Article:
Someone pointed out to me, today, in another thread here, that there is a 418, which runs, pretty directly, from Marrickville to Kingsford. Along Gardeners Road, which is the same way that one would probably drive.

I regard it as a policy fail, that the 418 is not on this map.
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Re: Failures in NSW transport policy.....

Postby J_Busworth » Mon Nov 19, 2018 11:46 am

Admin - No need to quote a previous post in full

And this very clearly outlines a great example of the failure of operator specific maps. I don't want to look at three maps to find my local bus services. There should be regional maps which show all routes in an area, irrespective of operator. Some areas have three or more operators and having to look at several maps just to see the local services is a massive failure of convince from a passenger perspective.
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Re: Failures in NSW transport policy.....

Postby neilrex » Mon Nov 19, 2018 12:07 pm

Here's another example of a policy failure.

Didn't the government recently merge Botany and Rockdale councils ? Have you ever tried to get from Rockdale to Botany, other than by car ? It's definitely a case of "you can't get there from here".

I've walk through the General Holmes Drive tunnel three times. It's not something I'd recommend. I've also ridden my bike through it a few times, although at least one of those was on the big ride to Wollongong and there was probably a lane marked off.

Qantas Drive isn't much better, and is a long way around if you are walking.

The 303 bus goes by there, but doesn't stop. If there was a stop near Mill Pond Road, or near Foreshore Road, you would be close enough for most people to be able to walk to Botany. But there are no bus stops there, the nearest bus stops are in Mascot, which is too far to walk from Botany.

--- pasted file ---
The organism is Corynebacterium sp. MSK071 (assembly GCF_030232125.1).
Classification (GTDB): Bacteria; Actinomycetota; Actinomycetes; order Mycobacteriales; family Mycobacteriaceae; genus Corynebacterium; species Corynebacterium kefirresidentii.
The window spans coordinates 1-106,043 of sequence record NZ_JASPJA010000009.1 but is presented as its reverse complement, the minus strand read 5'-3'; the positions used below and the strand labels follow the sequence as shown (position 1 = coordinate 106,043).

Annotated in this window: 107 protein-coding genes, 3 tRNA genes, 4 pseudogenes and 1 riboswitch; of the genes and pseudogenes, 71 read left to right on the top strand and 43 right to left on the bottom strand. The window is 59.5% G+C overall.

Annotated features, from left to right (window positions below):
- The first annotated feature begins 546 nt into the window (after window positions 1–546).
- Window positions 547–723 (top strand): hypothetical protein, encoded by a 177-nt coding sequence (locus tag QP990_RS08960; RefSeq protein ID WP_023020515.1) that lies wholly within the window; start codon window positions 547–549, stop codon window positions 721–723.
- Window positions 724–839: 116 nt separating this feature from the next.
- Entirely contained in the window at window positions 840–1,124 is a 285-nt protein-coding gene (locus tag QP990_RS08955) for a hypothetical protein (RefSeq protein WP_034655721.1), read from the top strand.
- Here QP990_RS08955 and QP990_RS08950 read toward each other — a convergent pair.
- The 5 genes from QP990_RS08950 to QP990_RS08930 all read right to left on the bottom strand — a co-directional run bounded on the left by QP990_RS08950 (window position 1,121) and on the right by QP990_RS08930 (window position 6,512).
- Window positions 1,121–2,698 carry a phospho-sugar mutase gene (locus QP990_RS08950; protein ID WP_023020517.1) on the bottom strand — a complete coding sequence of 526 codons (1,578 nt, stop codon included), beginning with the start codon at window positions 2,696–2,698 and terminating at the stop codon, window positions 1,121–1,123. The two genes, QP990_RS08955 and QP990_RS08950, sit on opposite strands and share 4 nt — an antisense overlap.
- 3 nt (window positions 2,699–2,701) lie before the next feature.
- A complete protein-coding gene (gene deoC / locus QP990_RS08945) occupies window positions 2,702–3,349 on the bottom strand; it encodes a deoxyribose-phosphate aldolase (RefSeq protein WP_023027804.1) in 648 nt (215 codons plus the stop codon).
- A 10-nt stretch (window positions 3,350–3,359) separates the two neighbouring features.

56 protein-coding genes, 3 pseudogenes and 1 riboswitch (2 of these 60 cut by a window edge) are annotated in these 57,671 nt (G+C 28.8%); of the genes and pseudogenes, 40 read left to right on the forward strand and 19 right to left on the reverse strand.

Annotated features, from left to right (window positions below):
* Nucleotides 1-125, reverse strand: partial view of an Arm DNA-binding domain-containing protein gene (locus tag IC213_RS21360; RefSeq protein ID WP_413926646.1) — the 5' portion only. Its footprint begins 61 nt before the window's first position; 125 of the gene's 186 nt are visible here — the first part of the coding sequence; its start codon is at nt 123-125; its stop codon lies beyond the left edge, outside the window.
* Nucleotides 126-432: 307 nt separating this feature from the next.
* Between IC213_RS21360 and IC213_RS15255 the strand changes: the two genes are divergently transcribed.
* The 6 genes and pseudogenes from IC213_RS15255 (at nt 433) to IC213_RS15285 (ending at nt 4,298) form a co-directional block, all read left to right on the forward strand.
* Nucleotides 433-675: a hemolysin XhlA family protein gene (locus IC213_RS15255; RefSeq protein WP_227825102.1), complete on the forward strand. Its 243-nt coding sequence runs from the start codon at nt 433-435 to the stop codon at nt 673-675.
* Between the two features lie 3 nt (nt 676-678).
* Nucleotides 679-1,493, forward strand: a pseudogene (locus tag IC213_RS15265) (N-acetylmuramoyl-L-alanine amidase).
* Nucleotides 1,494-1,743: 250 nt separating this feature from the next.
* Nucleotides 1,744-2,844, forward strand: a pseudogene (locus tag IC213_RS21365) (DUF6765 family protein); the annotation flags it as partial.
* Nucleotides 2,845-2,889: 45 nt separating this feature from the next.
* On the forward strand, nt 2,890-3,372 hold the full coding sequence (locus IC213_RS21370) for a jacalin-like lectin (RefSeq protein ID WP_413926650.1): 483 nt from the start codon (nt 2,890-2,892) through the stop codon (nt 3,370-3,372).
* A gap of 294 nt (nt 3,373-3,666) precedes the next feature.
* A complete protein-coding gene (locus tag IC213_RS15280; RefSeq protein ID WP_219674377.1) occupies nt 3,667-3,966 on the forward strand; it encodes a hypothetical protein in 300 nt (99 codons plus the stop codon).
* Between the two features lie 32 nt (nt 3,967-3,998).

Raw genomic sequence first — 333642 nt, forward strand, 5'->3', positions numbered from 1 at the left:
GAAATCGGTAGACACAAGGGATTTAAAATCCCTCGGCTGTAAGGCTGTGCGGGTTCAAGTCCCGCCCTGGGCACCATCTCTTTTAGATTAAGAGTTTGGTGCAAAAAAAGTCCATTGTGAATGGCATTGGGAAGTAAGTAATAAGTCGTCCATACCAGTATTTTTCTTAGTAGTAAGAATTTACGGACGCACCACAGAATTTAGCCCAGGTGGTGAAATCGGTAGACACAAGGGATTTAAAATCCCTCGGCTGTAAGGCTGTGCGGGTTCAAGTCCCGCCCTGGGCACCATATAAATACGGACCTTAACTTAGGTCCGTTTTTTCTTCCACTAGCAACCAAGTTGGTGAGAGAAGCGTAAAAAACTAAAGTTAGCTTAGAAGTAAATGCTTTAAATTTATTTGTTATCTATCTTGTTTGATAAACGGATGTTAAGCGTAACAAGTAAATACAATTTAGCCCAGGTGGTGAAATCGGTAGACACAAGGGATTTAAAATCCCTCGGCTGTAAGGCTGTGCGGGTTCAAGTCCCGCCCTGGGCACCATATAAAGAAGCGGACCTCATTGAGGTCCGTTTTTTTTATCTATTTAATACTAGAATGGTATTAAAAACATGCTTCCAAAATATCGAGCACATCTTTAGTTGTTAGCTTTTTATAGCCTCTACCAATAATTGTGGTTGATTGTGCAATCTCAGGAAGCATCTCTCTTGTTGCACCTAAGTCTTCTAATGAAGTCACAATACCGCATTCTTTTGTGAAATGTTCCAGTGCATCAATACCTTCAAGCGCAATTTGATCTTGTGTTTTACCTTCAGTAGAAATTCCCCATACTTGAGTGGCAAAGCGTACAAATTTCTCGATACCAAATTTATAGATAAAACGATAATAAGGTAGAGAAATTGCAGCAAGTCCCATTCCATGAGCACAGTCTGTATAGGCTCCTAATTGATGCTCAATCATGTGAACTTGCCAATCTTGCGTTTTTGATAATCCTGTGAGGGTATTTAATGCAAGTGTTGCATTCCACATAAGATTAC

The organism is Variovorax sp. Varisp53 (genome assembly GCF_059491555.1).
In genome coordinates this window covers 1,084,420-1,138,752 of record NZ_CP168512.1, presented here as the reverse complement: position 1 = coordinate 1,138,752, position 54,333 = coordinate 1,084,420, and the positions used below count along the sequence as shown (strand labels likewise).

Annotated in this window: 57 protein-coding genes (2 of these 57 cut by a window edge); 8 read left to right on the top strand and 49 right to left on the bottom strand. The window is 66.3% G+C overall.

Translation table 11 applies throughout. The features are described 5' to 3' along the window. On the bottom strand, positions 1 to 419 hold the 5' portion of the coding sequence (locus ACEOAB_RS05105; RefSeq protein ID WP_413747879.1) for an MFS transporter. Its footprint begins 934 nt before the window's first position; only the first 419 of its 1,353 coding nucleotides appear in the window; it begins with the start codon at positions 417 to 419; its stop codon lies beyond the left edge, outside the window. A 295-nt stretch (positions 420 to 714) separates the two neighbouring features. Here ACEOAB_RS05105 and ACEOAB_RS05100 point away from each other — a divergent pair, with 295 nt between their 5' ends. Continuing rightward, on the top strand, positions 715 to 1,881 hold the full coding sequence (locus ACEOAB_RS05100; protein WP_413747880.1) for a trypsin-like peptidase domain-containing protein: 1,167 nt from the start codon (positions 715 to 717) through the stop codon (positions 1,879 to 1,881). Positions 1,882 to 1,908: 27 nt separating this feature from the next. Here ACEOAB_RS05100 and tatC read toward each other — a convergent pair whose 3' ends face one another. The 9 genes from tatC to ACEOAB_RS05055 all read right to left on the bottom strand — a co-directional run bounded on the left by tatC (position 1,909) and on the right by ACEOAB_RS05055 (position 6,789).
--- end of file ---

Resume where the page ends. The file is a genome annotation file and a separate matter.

And if you worked at the air traffic control, or the airport fire station, or the helicopter repairer, then owning a car is compulsory. Actually, owning two cars is probably compulsory. I know plenty of people whose only exposure to public transport, is the one day of the year they have to leave their car at the dealership for servicing, and still have to get to work somehow.

As the government is keen on active transport ( walking ), as well as encouraging by various policies that inner-suburban households should get by with one car, instead of two cars, then this situation is a failure. Having long stretches of bus routes without any stops along them, is a failure. Inconvenience to the RTA should not be an excuse. Having an employment precinct, which a bus goes right past, but is incapable of stopping there, should not be an excuse either.
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Re: Failures in NSW transport policy.....

Postby mandonov » Tue Nov 20, 2018 2:38 pm